A couple of months ago, I blogged about a new 100GbE backplane project on the horizon that might also be leveraged for a narrower cable solution than the current 100GBASE-CR10 option that requires 10 differential pairs in each direction. At the November IEEE Plenary in Dallas, the first steps were taken as a study group was formed to start examining this problem.
Timing is everything. It takes time to develop solutions. It takes time to develop a standard. It takes time to develop products. It takes time for a market to develop. And it takes time to recognize that all of this is a matter of timing.
So if we follow Mr. Moore’s guidance and look to 2017 for 100GbE servers for the mass x86 market, we might ask “Why start now?” Well, there are a few good reasons. First, it is easy to envision how 10GbE / 40GbE and 100GbE-based front panel capacities will challenge the ability of a backplane to keep up.
Next, while 100GbE blade servers won’t hit the mass market until 2017, backplanes delivered prior to then will be expected to be upgradeable to support 100GbE. The same is true for the top / middle-of -rack architectures being deployed in data centers today as we speak.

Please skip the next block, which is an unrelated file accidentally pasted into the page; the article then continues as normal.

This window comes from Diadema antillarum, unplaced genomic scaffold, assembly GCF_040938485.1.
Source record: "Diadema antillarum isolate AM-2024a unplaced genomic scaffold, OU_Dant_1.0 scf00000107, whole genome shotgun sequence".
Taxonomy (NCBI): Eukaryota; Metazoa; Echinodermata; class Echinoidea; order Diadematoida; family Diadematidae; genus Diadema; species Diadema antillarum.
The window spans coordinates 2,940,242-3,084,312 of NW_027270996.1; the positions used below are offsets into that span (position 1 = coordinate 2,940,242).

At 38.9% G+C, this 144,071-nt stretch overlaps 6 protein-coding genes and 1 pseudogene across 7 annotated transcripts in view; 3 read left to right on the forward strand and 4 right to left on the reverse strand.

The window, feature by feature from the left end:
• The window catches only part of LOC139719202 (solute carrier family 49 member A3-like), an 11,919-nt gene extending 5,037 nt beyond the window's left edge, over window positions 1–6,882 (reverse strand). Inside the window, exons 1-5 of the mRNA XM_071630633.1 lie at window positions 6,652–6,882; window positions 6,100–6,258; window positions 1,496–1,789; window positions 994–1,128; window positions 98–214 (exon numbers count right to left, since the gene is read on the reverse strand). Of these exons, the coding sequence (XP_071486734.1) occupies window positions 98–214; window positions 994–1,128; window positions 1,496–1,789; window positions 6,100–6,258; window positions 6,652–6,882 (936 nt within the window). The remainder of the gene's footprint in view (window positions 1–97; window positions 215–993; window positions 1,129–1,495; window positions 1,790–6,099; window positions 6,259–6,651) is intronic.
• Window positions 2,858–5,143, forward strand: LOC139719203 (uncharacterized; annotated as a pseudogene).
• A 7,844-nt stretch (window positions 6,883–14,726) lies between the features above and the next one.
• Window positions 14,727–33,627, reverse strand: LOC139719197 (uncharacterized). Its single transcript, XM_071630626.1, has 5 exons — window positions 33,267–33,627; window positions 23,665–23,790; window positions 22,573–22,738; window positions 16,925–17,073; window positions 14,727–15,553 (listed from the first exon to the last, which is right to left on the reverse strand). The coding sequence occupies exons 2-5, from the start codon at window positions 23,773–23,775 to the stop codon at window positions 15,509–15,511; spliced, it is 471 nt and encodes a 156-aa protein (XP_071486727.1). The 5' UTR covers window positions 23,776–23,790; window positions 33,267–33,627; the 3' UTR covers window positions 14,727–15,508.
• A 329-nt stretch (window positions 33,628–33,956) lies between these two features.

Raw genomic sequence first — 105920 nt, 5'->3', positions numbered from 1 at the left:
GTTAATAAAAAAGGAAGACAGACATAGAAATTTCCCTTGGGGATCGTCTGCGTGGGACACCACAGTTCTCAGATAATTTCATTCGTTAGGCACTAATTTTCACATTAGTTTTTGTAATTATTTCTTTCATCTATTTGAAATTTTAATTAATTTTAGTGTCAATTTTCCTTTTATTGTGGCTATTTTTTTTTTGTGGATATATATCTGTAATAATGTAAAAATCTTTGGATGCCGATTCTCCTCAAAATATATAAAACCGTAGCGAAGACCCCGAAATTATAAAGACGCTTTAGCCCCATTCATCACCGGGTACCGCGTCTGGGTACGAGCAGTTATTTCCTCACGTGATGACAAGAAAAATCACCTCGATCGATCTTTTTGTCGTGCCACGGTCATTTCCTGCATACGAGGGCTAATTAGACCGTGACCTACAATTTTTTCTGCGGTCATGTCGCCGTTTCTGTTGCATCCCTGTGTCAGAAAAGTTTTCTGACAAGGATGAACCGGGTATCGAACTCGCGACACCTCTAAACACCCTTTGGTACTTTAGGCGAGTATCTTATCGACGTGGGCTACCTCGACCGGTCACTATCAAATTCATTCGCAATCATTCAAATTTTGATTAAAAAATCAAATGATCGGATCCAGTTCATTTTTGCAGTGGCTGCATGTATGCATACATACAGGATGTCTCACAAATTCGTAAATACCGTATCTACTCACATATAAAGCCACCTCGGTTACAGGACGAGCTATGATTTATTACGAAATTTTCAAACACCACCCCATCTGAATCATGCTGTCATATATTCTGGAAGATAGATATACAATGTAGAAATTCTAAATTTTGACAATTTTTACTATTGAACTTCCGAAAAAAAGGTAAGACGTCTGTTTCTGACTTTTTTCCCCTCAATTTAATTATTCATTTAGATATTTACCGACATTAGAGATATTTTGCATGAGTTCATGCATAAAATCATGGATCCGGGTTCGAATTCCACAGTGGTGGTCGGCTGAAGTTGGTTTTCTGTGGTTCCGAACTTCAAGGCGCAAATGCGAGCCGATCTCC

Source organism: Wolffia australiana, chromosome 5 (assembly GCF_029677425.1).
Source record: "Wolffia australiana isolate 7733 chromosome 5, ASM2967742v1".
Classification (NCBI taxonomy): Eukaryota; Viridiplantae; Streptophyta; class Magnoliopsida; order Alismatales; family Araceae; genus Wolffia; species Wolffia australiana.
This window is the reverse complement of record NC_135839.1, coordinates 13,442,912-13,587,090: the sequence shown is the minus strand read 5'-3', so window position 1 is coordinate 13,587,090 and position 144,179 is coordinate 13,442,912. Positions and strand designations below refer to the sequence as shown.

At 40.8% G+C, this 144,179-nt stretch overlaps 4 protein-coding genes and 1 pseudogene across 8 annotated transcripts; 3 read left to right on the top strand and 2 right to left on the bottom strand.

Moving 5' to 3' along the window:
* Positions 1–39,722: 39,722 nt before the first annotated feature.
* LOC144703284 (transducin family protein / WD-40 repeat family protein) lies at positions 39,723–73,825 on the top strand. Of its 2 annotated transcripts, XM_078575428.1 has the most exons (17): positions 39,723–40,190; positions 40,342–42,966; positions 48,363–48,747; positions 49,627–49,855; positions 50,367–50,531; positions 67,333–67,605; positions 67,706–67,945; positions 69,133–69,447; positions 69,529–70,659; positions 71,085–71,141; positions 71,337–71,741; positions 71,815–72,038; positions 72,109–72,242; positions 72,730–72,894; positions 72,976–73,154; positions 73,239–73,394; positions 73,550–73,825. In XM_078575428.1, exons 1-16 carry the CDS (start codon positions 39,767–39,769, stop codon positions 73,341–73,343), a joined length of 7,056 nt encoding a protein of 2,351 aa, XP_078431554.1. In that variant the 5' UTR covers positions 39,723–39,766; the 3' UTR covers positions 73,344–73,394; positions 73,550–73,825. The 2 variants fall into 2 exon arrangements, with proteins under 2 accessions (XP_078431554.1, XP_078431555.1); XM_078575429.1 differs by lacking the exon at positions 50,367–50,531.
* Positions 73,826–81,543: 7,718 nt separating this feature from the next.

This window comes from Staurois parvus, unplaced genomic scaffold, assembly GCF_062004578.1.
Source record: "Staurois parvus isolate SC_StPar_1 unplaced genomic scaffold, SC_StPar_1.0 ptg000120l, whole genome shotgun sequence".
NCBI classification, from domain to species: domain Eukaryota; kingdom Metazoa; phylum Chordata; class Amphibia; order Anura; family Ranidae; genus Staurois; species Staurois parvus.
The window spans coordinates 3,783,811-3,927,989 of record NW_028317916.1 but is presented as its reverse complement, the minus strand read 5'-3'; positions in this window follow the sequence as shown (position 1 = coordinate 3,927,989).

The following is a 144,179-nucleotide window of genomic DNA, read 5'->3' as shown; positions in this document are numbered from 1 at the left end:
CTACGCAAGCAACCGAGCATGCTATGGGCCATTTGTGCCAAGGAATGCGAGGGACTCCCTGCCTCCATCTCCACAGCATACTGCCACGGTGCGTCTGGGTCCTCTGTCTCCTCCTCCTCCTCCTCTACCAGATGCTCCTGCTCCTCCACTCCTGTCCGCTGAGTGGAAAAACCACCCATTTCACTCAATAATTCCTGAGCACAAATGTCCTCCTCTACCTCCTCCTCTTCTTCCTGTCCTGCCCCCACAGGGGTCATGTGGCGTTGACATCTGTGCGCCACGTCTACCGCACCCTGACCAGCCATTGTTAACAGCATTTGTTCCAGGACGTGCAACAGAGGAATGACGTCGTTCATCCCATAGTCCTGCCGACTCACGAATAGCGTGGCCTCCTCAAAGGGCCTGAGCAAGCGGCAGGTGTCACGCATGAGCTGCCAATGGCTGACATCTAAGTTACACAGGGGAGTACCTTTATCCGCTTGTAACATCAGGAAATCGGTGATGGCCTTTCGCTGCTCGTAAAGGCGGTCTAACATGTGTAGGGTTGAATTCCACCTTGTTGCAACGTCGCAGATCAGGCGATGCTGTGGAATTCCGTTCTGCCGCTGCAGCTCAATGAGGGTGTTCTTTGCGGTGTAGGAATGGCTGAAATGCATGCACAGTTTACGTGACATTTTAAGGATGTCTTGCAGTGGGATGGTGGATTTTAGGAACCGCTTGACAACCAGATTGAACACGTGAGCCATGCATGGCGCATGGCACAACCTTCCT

10GbE was a push technology and, as we look back at the first decade of the 21st century, we see examples of how the industry tried to push 10GbE technology into the mass volume shipments that GbE has enjoyed. And it almost seems like 10GbE was lost for a time. Development cycles have been spent on 10GBASE-CX4, Backplane Ethernet, 10GBASE-T, SFP+, and active cable solutions. As a result, there is not one dominant solution out there like 1000BASE-T has enjoyed. One can almost see Dr. Evil talking about the gazillions of ports shipped.
But as we look to the next decade, there appears to be more thought being given to the planning of things to make life more logical and productive for everyone. Or is it just wishful thinking on my part?
And before I forget timing, as we talk about 100GbE servers, I have a number of people reminding me that we will need the next speed of Ethernet to support the aggregation needs of networks based on these servers.
David Patterson, known for his pioneering research that led to RAID, clusters and more, is part of a team at UC Berkeley that recently made its RISC-V processor architecture an open source hardware offering. We talk with Patterson and one of his colleagues behind the effort about the opportunities they see, what new kinds of designs they hope to enable and what it means for today’s commercial processor giants such as Intel, ARM and Imagination Technologies.